Quarters. STOCKHOLM. 4?. Route. 287
is the Central Gymnastic Institution (PI. 17 ; D, 3), founded in
1813 by P. H. Ling (A. 1839).
Between the Drottninggata and the Railway Station rises the
Klara-Kyrka (PI. D, 3), erected in 1751-53 after the destruction
by fire of an earlier church founded in 1285, and lately well
restored. It contains sculptures by Sergei. ('Klockare', Klara
Vestra Kyrkogatan 14 A.) In the adjoining churchyard reposes the
poet Bellman (A. 1785; p. 299).
In the Master-Samuelsgata, a side-street of the Drottninggata,
No. 36, is the Geological Museum (PI. 38; D. 3; adm. p. 279),
containing the interesting collection of the national gelogical in¬
stitute , including specimens of the various Swedish rock-forma¬
tions and building-materials (porphyry, granite, gabbro, etc.).
In the Drottninggata, about 7 min. N.W. of the Klara-Kyrka,
is the *Northern Museum (PI. 13 ; C, 2), an interesting collection
of Scandinavian curiosities, founded by Dr. Arthur Hazelius in
1873, and greatly extended since. The collections are contained
in several different houses. The attendants are women in the cos¬
tume of Darlecarlia. Illustrated catalogue. (Adm., p. 279.)
We begin with the Swedish Section, Drottninggatan 71 A.
Room to the right of the entrance. Prehistoric objects.
1. Room (to the left of the entrance): articles for sale. — II. Room (to
the right of the entrance): prehistoric relics. — III. Room (ante-chamber):
paintings from peasant-life in Smaland. — In a straight direction,
IV. Room, Peasant girl from Blekinge; "Interior of a house in the district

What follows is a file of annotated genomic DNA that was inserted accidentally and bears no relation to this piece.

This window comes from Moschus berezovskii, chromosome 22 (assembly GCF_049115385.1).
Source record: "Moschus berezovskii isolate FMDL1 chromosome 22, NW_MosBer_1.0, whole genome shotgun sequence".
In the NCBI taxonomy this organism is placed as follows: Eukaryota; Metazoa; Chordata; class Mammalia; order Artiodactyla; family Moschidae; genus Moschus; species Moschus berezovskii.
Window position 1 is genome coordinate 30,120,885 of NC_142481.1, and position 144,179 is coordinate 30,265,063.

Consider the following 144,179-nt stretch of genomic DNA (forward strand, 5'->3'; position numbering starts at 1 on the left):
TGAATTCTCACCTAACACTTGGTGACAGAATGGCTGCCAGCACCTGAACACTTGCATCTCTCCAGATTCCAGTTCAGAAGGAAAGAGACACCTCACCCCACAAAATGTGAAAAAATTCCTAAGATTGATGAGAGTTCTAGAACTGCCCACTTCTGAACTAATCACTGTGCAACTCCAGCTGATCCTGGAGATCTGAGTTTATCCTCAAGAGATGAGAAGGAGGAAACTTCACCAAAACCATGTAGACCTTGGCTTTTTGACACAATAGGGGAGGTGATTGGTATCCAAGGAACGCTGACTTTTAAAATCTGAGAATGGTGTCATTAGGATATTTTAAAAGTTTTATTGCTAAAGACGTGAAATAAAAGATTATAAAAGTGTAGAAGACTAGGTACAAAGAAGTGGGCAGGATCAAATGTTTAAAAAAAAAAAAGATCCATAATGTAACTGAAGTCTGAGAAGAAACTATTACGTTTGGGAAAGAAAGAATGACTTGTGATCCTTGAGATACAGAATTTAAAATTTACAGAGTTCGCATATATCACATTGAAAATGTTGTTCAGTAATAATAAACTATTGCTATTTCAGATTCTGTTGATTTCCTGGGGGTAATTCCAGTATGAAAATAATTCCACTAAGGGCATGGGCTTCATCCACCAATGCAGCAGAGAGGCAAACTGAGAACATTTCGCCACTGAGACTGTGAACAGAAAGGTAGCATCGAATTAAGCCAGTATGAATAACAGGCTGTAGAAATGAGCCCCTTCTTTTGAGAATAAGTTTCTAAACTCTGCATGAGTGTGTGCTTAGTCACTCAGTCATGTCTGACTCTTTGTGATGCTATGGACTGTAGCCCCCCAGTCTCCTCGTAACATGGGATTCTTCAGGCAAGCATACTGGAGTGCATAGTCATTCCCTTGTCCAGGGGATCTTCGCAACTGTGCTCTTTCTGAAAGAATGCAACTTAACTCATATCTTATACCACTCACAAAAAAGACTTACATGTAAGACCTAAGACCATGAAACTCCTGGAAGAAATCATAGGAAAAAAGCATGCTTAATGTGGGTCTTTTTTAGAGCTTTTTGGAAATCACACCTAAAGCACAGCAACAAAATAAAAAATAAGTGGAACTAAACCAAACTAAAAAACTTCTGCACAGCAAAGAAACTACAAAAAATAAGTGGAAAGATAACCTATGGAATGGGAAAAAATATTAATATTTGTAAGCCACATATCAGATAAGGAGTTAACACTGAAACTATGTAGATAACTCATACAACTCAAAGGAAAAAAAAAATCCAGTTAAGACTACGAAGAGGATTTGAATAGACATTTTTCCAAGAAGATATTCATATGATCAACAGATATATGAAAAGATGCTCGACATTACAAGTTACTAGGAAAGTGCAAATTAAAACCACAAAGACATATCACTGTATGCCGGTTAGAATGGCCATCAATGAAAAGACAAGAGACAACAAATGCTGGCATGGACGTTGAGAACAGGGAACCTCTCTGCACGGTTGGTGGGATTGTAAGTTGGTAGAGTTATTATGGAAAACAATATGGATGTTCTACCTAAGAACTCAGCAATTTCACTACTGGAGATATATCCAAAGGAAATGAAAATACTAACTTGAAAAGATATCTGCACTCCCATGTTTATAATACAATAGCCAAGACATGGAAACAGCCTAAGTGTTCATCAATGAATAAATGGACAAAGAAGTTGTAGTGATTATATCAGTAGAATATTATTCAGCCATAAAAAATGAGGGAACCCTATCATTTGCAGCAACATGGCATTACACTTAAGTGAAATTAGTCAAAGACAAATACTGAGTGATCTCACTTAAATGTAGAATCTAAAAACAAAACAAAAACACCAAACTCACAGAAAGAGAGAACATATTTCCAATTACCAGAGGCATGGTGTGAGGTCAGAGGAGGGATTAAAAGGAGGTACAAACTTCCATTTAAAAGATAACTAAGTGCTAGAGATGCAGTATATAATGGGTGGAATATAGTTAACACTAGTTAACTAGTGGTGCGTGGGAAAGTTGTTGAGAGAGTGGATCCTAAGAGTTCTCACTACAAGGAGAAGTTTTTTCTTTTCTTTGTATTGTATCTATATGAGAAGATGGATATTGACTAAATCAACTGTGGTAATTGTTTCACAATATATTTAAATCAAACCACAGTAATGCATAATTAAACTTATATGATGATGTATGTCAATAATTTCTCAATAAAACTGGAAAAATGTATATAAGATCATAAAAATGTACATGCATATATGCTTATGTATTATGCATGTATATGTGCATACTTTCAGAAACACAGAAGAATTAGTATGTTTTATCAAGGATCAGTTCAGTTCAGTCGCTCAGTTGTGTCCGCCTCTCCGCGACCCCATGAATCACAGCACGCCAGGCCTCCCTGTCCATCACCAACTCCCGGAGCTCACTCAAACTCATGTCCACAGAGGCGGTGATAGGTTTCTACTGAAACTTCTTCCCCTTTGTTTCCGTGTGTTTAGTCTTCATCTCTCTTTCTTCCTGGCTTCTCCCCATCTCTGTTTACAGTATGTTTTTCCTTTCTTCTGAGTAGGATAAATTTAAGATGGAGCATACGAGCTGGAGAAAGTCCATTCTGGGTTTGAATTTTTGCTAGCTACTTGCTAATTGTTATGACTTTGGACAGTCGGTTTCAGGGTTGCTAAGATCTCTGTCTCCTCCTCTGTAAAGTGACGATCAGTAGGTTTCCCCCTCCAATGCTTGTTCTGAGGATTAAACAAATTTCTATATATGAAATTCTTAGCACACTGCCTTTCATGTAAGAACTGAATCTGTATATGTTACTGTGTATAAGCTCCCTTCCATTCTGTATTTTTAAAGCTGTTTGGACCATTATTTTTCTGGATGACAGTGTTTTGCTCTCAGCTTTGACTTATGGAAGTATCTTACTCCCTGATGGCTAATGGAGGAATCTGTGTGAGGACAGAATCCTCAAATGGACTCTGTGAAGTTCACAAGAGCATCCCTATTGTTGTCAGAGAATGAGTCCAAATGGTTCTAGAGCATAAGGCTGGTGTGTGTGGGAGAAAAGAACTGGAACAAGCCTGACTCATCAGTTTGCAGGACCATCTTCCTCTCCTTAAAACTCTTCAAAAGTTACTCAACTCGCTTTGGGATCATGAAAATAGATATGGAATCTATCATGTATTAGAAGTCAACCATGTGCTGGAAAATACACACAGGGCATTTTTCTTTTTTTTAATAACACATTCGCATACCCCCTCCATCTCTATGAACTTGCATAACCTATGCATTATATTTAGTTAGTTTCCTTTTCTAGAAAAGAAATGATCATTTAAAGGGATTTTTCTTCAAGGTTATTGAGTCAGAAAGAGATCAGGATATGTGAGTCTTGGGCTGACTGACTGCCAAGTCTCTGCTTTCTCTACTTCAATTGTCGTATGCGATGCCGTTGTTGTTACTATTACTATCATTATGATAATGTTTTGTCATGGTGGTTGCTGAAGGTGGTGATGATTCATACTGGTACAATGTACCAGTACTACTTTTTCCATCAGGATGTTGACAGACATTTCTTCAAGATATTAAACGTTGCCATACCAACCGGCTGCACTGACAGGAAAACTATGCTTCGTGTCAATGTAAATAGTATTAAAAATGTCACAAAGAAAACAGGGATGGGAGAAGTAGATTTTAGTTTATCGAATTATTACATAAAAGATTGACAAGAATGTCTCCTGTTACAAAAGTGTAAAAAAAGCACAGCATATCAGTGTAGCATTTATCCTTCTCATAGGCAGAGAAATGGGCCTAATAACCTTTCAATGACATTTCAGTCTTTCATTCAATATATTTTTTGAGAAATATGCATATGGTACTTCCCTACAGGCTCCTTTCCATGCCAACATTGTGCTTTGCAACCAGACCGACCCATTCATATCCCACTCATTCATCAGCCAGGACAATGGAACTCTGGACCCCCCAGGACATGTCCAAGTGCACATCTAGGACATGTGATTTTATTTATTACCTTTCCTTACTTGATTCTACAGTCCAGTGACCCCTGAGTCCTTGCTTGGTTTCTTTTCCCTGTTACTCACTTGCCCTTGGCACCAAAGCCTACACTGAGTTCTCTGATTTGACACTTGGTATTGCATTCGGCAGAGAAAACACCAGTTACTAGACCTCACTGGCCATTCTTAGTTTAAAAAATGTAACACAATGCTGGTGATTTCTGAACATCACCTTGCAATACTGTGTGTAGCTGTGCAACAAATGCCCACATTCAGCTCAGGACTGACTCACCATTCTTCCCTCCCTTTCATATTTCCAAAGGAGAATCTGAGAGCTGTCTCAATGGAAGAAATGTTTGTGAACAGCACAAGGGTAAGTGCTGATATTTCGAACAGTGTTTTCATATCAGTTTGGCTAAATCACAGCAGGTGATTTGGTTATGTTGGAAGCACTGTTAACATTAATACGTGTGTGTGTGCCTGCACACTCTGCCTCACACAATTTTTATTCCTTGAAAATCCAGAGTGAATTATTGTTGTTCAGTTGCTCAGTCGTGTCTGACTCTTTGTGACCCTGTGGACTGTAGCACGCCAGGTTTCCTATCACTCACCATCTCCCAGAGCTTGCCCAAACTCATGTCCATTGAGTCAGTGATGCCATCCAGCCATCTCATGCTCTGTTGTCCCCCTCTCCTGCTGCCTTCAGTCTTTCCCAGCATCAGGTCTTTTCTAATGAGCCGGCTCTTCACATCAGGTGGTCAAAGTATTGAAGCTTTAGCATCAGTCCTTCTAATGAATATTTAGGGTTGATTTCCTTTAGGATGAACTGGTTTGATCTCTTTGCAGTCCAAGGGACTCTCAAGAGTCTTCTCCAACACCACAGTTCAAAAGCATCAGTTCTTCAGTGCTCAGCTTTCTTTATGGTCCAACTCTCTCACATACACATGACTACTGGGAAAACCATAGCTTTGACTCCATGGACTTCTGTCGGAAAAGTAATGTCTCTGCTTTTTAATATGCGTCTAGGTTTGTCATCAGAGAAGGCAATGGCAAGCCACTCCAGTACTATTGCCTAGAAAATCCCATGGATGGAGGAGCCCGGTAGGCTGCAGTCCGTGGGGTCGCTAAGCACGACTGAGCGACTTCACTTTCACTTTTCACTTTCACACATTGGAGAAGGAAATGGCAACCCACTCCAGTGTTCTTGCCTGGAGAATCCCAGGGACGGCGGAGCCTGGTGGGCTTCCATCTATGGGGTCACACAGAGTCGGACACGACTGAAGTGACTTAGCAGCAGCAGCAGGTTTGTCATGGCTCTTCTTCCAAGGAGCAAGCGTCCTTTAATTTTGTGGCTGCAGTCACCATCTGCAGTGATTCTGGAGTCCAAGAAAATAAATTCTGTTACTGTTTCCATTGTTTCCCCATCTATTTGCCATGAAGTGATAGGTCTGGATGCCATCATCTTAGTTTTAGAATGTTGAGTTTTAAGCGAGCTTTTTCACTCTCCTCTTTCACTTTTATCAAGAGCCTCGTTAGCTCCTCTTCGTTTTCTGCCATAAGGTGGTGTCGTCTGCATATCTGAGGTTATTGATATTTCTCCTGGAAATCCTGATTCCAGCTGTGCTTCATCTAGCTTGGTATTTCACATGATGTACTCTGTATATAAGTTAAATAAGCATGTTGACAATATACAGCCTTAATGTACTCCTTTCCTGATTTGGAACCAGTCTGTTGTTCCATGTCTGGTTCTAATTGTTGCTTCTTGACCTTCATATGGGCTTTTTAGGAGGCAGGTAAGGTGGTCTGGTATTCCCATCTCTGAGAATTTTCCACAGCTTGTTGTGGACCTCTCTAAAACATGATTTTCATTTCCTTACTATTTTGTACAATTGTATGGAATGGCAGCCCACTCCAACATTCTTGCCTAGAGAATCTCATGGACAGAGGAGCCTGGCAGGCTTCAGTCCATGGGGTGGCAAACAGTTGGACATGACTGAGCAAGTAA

of Ingelstad in Skane, with figures in the costume of the end of the 18th
century; room from Holland, first half of this century;' peasant's room
from Wingaker in Sbdermanland, 1820, with a girl receiving presents
on the day of the third proclamation of her banns of marriage. In the
glass-case by the window are various utensils, costumes and trinkets, from
Sk&ne, Blekinge, etc., of the 18th cent. — V. Room. Glass-case containing
tankards and other utensils from Ostergotland. Stand with movable frames
containing views and costumes. On the walls are primitive horse-collars,
tools, etc., from Westergbtland and Ostergotland, and Runic staves. —
VI. Room. Articles from Smaland: bridal trinkets, etc. In a case by the
window, badges worn by the female peasantry of Warend in memory of
their bravery in fighting against the invading Danes. — VII. Room. Articles
from Smaland, Gotland, Holland, Bohuslan, etc., including 'Bonader' or
hangings used to adorn the walls at Christmas. — VIII. Room. Articles
from Skane; group from Wemmenhog; ancient looms and woven stuffs;
silver ornaments, including 'Ellakors' or crosses worn as charms against
We next visit the N. Garden Pavilion, Drottninggatan 71 C.
I. Room (to the right of the entrance). Objects from Finland, with
a performer on the 'Kantele' (Finnish guitar). — II. Room (to the left of
the entrance). Costumes and utensils used by Swedish settlers in Esthonia
and Livonia; carved wood from N. Germany. — III. Room (ante-chamber).
Danish mangle-boards. — IV. Room. Female costumes, domestic utensils,
etc.), from Denmark and Schleswig; woven stuffs and pottery from Copen¬
hagen and Holland; landscapes and costumes from Denmark, Esthonia and
Germany. — V. Room. On the right, a sledge used by Charles XII. during
his last campaign (p. 77). Wooden beer-tankards, harness, etc. Groups
in Helsingland and Lapp costumes. In glass-cases by the window are
weapons, tools. Runic staves, female ornaments from Gestrikland and
Helsingland; objects from Herjedalen. (specimen of Nodbrod or Fladbrdd,
partly made of bark), Jemtland, Angermanland, Medelpad, Westerbotten,